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Alan Liere: The aging outdoorsman

I’ve been trying to figure out if I’m old.

Friends say that I am – it first became apparent two years ago at a Loon Lake picnic when I had a choice of a double-fudge brownie or broccoli salad. I chose the salad.

Perhaps the process began even before that at a seafood restaurant in Westport, Washington when, after a long, delightful day of salmon fishing, I passed on the pan-fried oysters – which make me frisky – and ordered the eggplant, which makes me regular.

I think my decline may have began a couple of years earlier when I decided I would never again attempt to hunt chukars on the Snake River Breaks – a sad day in my life, as hunting chukars had always been a favorite outdoor pursuit.

Even my choice reading material lately suggests I am old.

At one time not so long ago, I was a sucker for any outdoor magazine article about big exotic fish or African game. Now, I prefer outdoor stories about more sedentary adventures closer to home like perch fishing or dove hunting.

Sometimes I even settle down with articles about healthy eating. I like to peruse cookbooks with recipes for preparing fish and game as much as I like to read articles about pursuing it.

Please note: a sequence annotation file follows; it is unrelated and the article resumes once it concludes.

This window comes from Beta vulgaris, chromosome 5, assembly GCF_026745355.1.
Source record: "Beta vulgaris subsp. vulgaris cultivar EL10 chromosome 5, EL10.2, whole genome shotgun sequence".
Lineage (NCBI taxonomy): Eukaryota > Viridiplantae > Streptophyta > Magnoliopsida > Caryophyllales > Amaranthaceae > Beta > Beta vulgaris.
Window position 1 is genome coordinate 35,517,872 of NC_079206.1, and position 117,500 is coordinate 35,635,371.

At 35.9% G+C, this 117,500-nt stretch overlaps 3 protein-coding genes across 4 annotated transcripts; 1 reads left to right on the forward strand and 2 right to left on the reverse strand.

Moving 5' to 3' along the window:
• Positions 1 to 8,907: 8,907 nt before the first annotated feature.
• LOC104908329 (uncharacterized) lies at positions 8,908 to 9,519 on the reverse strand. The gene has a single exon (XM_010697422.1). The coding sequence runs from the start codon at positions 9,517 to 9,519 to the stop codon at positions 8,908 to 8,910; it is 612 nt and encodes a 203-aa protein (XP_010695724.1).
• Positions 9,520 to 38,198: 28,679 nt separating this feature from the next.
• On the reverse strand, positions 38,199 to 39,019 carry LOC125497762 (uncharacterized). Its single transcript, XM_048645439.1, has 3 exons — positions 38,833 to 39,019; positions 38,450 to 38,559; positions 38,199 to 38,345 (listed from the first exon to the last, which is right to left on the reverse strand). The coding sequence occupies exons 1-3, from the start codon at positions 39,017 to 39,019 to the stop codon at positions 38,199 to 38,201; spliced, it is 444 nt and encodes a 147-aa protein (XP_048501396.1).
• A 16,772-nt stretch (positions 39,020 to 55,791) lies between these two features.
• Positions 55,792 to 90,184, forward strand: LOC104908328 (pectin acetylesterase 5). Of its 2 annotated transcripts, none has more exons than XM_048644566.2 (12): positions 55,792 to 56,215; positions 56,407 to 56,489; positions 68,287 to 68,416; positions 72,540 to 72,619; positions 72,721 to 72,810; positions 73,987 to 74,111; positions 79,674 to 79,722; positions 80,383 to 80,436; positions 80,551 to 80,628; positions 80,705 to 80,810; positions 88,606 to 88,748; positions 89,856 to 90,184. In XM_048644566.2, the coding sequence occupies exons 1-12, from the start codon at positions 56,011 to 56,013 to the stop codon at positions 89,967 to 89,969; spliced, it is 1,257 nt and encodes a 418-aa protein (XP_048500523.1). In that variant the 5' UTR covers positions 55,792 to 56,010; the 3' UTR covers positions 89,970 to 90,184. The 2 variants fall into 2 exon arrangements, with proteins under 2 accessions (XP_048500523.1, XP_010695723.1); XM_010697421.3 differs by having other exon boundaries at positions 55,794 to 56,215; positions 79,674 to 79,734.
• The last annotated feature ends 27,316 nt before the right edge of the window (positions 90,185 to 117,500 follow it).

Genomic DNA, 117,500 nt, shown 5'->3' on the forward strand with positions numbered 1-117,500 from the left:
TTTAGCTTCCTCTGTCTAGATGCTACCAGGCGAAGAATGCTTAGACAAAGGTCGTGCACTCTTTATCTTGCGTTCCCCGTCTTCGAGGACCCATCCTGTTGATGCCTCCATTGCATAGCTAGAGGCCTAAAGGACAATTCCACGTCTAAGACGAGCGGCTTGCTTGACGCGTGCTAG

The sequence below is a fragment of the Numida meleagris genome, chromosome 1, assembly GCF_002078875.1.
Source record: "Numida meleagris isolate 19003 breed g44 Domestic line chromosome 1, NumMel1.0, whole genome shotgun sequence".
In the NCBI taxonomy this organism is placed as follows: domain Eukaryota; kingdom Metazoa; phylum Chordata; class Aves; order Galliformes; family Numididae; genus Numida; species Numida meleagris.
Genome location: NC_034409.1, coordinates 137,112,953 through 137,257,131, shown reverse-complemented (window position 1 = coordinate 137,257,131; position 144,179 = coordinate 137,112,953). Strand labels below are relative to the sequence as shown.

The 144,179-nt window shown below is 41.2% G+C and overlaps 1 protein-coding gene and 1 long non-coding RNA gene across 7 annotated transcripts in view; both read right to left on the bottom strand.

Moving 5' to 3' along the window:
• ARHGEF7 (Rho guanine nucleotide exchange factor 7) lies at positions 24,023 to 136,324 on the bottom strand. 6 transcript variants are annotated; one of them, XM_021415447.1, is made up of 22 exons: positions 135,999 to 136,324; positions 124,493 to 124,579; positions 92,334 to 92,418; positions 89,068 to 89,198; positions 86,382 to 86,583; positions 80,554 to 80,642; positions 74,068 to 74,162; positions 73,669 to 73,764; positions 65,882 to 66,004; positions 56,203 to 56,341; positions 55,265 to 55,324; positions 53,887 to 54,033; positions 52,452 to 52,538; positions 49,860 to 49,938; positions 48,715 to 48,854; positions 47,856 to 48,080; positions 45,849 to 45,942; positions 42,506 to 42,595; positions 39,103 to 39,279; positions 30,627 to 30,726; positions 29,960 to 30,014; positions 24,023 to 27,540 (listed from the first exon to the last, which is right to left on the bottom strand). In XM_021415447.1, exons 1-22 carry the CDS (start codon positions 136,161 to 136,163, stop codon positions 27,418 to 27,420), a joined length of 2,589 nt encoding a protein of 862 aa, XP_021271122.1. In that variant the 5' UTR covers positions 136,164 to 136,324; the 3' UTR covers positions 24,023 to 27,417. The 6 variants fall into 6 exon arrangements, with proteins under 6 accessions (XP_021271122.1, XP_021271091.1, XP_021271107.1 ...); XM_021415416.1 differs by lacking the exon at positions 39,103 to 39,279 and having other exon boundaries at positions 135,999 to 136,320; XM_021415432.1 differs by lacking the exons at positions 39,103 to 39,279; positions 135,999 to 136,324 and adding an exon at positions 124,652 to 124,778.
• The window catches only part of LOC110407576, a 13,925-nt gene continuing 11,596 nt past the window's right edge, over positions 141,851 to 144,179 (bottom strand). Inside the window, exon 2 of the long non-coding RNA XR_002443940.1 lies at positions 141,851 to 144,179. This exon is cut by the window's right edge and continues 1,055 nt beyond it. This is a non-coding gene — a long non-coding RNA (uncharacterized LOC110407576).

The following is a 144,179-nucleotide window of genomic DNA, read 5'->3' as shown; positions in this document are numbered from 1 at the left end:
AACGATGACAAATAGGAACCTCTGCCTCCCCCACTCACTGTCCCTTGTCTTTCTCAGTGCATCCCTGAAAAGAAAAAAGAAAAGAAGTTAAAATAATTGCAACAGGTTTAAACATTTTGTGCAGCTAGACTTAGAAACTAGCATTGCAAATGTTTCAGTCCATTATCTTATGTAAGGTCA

I haven’t been dancing for eight years. I used to be an excellent dancer, but in retrospect, I participated only because dancing was a good way to meet ladies. I met my now-deceased wife Marie at a dance.

After we were married, she said a night out dancing now and then kept the romance alive. That was true, but when it began to promote only blisters and muscle spasms I gave it up.

Marie and I hunted nightcrawlers on the front lawn after a night of dancing one time and I had never felt more alive or in love. No blisters, either.

I never was much of a fashion plate, but my hunting and fishing apparel has begun to reflect a distinct “whatever” attitude. I used to try to at least keep my outfits coordinated – which is to say I wouldn’t wear a cowboy hat with a Hawaiian shirt.

Now, comfort has replaced style in all my apparel and the only thing I insist fit me well are my hunting boots. I used to despise baseball caps, but with a baseball cap my bald head doesn’t sunburn and I can let the world know I am a fan of Ithaca shotguns – it says so right on the front.

Secretly, I am hoping there are people who are offended by the fact I have a shotgun logo on my cap.

The years have made me more tolerant of my own kids – but less tolerant of the kids of others. It has also made me unreasonably opinionated and politically incorrect.

I despise hunting and fishing shows that see wildlife and fish as a money-making commodity rather than a cherished natural resource. I think that Middle Eastern countries have an excellent solution for drug crimes. I sincerely believe some people have no good in them whatsoever, and that for them, a chain gang makes more sense than love, religion, or rehabilitation.

I guess that, like life, aging comes one step at a time – and I have taken many steps. If it is true that “you are only as old as you feel,” today I am 97. Yesterday, however, I was only 57 and tomorrow I may be 35.

And if I am I’m going chukar hunting.